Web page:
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  • Writer's pictureKen MacNeill

It is widely recognised that there are major problems in many aspects of social care in the UK. Shortages of staff and physical infrastructure seems to be widespread. Anyone who has tried to find a place in a care home for an elderly relative can probably attest to the shortage of places. We are aware of local authorities who are so short of Social Workers that they are struggling to fulfil the statutory obligations in areas such as hospital discharges.

The consequences of the issues in social care are wide-ranging.

  • First, by definition, social care services are there to support and protect the most vulnerable of us. Failures can have headline-creating consequences but, just as worryingly, significant ongoing negative impacts on a significant number of people.

  • Secondly, it is part of the wider health and social care system. The knock-on effects on the NHS are well documented and that impact is felt particularly keenly in the acute sector with patients who would be better cared for in the social care sector having to remain in hospital due to capacity constraints.

Finding Solutions

Addressing the funding available to social care is part of the solution. However, we have to recognise that funding in itself is not all of the solutions. Creating a well-qualified and motivated workforce is vital. It is the long-term answer to the issues. It is also apparent that the remuneration levels available for some very important roles are less than can be achieved in other environments. The solutions will only work if they are part of a comprehensive approach to workforce planning at all levels.

An overall approach to the staffing issue is required. We do not have the answers to increasing pay, but we do believe that Social Care Academies using the modern apprenticeship route can play a role in regenerating the broad social care workforce.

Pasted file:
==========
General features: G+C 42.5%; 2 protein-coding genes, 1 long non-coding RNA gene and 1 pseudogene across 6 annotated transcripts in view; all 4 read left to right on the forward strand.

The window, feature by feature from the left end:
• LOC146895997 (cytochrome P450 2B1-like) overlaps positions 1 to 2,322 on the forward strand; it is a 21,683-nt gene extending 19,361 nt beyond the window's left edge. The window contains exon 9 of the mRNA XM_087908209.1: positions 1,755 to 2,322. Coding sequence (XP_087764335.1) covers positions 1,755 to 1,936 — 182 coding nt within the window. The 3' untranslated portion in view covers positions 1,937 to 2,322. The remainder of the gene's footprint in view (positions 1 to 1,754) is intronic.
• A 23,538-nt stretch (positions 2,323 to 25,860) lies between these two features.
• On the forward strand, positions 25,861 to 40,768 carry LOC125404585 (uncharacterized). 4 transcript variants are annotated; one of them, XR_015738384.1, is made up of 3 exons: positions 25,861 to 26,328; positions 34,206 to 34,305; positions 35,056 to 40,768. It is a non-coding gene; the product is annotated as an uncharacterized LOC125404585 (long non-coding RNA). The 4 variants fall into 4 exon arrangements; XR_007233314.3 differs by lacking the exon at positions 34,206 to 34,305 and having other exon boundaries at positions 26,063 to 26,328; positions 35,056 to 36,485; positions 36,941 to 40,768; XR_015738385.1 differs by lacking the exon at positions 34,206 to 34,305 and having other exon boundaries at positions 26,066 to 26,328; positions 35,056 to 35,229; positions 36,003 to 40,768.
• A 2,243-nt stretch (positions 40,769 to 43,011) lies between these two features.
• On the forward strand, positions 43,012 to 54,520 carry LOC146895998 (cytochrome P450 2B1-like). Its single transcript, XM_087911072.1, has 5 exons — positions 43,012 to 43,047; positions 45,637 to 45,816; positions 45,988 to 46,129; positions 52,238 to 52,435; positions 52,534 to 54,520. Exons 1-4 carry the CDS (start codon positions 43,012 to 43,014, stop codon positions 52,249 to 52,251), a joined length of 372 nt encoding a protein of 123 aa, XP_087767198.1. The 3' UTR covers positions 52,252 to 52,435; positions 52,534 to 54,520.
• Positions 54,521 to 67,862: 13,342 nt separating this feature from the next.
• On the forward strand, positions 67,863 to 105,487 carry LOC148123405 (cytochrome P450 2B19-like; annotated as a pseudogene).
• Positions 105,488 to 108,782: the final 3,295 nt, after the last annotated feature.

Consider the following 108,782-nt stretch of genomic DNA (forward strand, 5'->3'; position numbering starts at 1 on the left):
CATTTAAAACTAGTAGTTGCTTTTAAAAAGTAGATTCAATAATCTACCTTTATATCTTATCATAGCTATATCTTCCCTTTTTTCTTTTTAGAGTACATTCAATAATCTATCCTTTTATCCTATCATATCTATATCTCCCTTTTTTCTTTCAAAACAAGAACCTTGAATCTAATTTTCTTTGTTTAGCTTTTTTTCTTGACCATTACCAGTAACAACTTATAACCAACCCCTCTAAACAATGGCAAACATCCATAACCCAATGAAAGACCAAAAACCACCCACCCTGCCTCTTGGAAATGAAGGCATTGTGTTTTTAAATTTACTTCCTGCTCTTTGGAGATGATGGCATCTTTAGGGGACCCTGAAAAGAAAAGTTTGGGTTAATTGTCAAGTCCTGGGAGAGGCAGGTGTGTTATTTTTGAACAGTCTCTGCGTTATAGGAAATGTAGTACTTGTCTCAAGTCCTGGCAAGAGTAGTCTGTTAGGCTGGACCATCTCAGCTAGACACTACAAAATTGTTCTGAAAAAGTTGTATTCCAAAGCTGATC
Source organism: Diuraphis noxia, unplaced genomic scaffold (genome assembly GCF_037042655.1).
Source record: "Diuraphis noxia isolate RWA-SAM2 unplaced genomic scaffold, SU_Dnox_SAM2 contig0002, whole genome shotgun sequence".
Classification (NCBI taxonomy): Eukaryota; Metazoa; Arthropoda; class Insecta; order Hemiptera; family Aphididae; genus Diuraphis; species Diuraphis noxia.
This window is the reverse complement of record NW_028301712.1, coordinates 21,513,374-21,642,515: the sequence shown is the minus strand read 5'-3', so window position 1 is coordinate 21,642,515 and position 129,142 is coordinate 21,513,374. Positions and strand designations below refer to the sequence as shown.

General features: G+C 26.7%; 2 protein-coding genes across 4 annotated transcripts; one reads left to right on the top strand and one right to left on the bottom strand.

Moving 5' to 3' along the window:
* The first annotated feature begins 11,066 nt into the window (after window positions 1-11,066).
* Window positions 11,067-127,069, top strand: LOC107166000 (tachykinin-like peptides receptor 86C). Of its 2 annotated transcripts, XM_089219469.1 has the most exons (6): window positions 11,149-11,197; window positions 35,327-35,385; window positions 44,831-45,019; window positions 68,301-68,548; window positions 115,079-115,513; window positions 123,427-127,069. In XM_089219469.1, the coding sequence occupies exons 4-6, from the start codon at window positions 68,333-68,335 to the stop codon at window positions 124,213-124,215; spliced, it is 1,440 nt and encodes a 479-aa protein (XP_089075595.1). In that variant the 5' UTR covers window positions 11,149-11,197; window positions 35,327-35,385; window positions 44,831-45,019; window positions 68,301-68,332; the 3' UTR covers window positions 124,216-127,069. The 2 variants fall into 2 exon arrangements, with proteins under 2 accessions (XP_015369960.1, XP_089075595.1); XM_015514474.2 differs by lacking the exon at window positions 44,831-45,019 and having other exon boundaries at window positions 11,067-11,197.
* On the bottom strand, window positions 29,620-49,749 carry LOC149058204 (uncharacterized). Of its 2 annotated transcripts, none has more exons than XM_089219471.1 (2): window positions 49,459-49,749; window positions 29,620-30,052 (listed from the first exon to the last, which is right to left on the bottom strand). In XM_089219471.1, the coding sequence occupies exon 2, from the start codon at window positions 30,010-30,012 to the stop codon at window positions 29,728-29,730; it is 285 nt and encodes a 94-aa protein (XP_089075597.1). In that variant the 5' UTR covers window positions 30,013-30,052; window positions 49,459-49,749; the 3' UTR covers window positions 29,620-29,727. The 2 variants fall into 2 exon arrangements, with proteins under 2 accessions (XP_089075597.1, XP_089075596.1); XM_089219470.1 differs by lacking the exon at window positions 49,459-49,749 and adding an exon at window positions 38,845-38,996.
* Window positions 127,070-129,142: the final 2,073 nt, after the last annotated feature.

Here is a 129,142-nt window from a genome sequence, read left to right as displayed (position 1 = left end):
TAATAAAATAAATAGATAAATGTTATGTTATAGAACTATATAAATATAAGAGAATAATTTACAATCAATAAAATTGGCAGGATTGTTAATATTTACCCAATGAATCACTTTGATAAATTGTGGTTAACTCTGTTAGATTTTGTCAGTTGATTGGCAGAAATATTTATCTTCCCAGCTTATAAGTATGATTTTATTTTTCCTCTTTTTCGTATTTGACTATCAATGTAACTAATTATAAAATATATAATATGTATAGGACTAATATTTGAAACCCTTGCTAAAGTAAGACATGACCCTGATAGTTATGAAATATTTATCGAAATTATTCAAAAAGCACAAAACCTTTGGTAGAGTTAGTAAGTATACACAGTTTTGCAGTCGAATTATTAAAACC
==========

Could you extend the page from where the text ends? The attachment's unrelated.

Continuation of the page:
An image Issue affects social care careers, including professional positions. For many, the careers available are not as attractive or prestigious as many others. Social Care Academies are, in many ways, about getting that resolved – creating and promoting careers that are seen as worthwhile.

The way it has been expressed to me by a Director in a London Borough was that he wanted to attract local people to join the Council‘s and the wider social care workforce, be provided with a clear career path and proactively developed through that path. In that way the aim is that the social care workforce more closely mirrors the communities it supports, and staff feel rewarded and more likely to stay, reducing staff turnover.

The Social Care Academy

The concept of the Social Care Academy is one that can cover some or all the broad scope of Social Care careers including Social Workers, Care Assistants, Occupational Therapists, Speech and Language Therapists, nurses etc. The requirements of each career will differ. However, at the heart of the approach is paid employment by a service provider (possibly not just the local authority) and structured in-house and external skills development towards a qualification. This is a long-term strategic approach - it will not change things overnight. But, in two to three years the fruits of the approach are likely to be seen.

Our Assistance

At Scale is well placed to provide support to get a full-scale Social Academy or more limited apprenticeship schemes going in a structured way. We have experience in the sector and bring a powerful mix of skill sets to bear including those relating to social care, training and development, finance and governance.


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